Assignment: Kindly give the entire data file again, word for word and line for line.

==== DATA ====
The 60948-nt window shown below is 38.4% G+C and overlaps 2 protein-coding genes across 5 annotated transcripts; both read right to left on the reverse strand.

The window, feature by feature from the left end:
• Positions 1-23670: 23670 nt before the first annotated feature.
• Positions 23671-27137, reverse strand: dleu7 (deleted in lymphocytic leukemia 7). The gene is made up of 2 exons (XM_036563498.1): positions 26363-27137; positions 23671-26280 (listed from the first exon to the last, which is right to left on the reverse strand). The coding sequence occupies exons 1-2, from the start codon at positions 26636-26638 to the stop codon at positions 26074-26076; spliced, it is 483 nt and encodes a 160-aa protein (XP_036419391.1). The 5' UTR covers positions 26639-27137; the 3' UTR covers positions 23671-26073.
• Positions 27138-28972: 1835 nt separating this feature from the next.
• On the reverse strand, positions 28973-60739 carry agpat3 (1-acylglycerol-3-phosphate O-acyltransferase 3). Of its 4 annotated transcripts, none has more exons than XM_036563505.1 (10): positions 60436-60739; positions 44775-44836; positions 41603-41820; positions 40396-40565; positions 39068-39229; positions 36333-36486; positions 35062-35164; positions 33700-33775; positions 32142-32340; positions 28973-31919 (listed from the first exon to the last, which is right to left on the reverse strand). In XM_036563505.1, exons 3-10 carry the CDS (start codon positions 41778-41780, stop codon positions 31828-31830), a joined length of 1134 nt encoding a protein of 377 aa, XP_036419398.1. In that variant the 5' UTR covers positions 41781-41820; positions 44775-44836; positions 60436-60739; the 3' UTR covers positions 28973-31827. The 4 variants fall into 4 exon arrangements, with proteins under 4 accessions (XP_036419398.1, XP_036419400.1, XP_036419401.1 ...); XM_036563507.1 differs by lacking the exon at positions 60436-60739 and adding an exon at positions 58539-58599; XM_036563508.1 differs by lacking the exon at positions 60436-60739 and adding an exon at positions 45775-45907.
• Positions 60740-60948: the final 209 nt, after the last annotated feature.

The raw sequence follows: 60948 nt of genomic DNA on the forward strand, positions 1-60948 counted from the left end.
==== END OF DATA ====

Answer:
The 60948-nt window shown below is 38.4% G+C and overlaps 2 protein-coding genes across 5 annotated transcripts; both read right to left on the reverse strand.

The window, feature by feature from the left end:
• Positions 1-23670: 23670 nt before the first annotated feature.
• Positions 23671-27137, reverse strand: dleu7 (deleted in lymphocytic leukemia 7). The gene is made up of 2 exons (XM_036563498.1): positions 26363-27137; positions 23671-26280 (listed from the first exon to the last, which is right to left on the reverse strand). The coding sequence occupies exons 1-2, from the start codon at positions 26636-26638 to the stop codon at positions 26074-26076; spliced, it is 483 nt and encodes a 160-aa protein (XP_036419391.1). The 5' UTR covers positions 26639-27137; the 3' UTR covers positions 23671-26073.
• Positions 27138-28972: 1835 nt separating this feature from the next.
• On the reverse strand, positions 28973-60739 carry agpat3 (1-acylglycerol-3-phosphate O-acyltransferase 3). Of its 4 annotated transcripts, none has more exons than XM_036563505.1 (10): positions 60436-60739; positions 44775-44836; positions 41603-41820; positions 40396-40565; positions 39068-39229; positions 36333-36486; positions 35062-35164; positions 33700-33775; positions 32142-32340; positions 28973-31919 (listed from the first exon to the last, which is right to left on the reverse strand). In XM_036563505.1, exons 3-10 carry the CDS (start codon positions 41778-41780, stop codon positions 31828-31830), a joined length of 1134 nt encoding a protein of 377 aa, XP_036419398.1. In that variant the 5' UTR covers positions 41781-41820; positions 44775-44836; positions 60436-60739; the 3' UTR covers positions 28973-31827. The 4 variants fall into 4 exon arrangements, with proteins under 4 accessions (XP_036419398.1, XP_036419400.1, XP_036419401.1 ...); XM_036563507.1 differs by lacking the exon at positions 60436-60739 and adding an exon at positions 58539-58599; XM_036563508.1 differs by lacking the exon at positions 60436-60739 and adding an exon at positions 45775-45907.
• Positions 60740-60948: the final 209 nt, after the last annotated feature.

The raw sequence follows: 60948 nt of genomic DNA on the forward strand, positions 1-60948 counted from the left end.